These companies provide relief for many daunting aspects of the accreditation process. In addition, they can provide consultants to prepare you for accreditation who can assess your facility on-site, prepare compliance checklists, educate the staff on all regulations and quality assurances, and conduct mock surveys and progress evaluations.
Resolve to keep your accreditation materials updated. Accreditation is a continuous process that does not go away once you are awarded certification. Whether you are awarded a term of 3 years, 1 year, or 6 months, you are obligated to continually improve your patient care standards, your facility, your anesthesia policies, and your protocols.
Be prepared to appoint a trustworthy staff member to maintain and manage the process. Ensure that you provide this individual with ongoing guidance and assistance. Consider adopting a quarterly action plan to make sure your facility implements the standards according to your accrediting body.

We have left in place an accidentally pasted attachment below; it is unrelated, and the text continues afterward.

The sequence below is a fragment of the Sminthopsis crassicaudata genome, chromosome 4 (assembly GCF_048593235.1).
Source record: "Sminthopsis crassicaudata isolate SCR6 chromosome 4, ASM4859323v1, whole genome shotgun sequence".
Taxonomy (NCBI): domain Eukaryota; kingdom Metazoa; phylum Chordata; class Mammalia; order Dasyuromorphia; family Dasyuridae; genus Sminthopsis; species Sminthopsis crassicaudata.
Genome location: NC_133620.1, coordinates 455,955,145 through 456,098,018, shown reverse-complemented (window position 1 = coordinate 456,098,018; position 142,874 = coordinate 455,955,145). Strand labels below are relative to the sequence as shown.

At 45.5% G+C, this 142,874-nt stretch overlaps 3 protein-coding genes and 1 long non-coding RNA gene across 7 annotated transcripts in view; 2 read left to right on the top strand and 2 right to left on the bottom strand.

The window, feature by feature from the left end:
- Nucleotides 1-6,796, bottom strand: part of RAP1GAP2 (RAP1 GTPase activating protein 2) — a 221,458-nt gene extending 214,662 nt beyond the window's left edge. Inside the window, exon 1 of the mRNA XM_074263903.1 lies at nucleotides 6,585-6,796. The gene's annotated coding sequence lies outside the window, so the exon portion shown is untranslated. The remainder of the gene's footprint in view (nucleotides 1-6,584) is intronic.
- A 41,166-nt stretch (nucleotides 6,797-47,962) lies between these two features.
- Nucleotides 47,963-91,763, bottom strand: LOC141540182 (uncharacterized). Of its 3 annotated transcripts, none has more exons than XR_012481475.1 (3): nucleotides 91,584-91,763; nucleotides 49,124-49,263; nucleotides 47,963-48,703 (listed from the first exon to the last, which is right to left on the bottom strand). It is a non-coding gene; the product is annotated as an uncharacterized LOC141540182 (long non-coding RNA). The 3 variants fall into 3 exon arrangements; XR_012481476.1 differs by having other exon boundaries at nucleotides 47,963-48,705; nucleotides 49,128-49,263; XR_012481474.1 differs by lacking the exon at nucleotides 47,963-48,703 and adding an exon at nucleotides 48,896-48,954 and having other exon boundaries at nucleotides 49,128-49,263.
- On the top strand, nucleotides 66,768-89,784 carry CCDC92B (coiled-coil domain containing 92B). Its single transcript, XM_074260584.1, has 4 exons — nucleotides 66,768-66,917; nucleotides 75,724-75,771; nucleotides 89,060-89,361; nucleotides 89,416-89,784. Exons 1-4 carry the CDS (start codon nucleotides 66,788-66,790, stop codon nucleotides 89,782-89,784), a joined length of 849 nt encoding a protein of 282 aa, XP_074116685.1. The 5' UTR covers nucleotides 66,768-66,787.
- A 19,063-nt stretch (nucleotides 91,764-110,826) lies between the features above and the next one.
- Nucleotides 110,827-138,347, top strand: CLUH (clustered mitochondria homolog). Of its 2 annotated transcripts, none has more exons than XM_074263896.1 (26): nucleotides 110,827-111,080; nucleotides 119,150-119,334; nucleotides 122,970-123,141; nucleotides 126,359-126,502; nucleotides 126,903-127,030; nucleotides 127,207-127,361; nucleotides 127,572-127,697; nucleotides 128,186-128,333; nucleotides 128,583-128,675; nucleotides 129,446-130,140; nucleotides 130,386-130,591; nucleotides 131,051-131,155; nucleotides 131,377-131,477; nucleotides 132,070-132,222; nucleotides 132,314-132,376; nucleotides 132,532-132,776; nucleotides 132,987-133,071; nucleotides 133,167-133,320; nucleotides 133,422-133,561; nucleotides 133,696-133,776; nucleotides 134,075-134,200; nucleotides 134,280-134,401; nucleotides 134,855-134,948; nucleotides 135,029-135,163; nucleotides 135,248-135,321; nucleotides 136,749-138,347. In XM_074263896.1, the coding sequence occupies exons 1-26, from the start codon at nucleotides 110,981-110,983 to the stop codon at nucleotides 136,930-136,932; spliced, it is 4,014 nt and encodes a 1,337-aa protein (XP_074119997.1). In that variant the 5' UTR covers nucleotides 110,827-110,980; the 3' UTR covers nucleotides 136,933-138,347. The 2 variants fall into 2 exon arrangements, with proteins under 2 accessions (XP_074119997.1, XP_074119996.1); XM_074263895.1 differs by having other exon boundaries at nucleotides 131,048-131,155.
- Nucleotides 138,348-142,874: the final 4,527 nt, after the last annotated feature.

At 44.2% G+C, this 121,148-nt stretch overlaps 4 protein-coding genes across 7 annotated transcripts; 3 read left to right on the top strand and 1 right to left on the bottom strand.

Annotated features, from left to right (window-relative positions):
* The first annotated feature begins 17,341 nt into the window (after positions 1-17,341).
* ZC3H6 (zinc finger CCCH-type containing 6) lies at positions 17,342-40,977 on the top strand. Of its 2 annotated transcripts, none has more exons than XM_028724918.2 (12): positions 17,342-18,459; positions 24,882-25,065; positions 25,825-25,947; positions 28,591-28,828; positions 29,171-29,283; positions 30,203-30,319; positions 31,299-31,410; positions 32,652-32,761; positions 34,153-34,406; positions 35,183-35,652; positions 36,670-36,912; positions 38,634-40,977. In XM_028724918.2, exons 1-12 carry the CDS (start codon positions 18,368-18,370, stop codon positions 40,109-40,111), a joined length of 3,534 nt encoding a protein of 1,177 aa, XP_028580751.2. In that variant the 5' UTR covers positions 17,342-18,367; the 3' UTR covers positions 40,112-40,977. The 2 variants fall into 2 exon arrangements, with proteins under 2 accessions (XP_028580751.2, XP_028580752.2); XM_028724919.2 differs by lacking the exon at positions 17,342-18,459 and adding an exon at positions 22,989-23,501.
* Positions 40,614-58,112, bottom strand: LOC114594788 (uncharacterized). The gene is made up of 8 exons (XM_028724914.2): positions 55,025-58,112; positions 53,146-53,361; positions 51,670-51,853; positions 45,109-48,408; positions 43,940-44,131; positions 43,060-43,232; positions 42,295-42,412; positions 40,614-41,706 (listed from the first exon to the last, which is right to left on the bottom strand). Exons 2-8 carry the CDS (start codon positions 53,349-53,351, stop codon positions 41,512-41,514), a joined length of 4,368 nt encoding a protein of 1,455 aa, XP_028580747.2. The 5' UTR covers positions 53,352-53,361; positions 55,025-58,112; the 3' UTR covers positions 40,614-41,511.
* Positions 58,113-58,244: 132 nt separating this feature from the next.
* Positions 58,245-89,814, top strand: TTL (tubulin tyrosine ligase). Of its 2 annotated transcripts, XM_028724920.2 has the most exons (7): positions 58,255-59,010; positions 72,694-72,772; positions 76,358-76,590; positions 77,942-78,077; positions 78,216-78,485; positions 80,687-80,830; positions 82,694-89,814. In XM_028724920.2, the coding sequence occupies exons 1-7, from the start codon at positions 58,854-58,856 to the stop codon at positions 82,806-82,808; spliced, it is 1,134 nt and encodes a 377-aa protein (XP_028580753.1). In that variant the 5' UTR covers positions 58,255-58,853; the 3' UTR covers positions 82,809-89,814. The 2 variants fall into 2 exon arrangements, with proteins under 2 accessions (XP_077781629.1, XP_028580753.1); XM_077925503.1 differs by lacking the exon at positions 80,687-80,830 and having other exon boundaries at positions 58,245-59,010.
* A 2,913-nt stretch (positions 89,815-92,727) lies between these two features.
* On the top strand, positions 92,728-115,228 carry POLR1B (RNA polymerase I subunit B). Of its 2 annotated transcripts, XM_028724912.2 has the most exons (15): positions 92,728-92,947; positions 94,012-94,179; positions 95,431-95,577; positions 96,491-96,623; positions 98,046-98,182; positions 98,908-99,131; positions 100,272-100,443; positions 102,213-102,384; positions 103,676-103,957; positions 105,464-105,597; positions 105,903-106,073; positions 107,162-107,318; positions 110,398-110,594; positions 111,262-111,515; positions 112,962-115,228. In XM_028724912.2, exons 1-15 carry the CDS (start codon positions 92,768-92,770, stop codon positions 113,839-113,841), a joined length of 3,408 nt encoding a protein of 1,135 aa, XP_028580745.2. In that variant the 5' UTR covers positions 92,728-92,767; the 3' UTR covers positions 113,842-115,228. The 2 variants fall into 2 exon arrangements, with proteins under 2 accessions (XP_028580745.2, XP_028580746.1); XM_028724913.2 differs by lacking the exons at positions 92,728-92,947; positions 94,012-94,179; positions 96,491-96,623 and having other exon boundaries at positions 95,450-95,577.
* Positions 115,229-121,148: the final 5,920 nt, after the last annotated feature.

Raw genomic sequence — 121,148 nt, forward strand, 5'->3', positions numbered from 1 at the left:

If you retained a consultant, remain informed and updated on regulatory revisions or changes to the law.
|See also “Navigating the Accreditation Maze” by Wendy Lewis in the January 2006 issue of PSP.|
Resolve to end the procrastination when it comes to accreditation. Arm yourself with knowledge of the ongoing issues related to new regulatory requirements.
Resolve to place a high value on the prestige of achieving accreditation, and ensure that your entire organization understands the positive aspects of accreditation. Earning accreditation status can be a good way to grow your business.
Finally, resolve to make accreditation readiness an important part of your business goals for sustainable competitive advantage.
Troy Lair, founder and president of The Compliance Doctor, a Los Angeles-based consulting firm, can be reached at (310) 566-7282.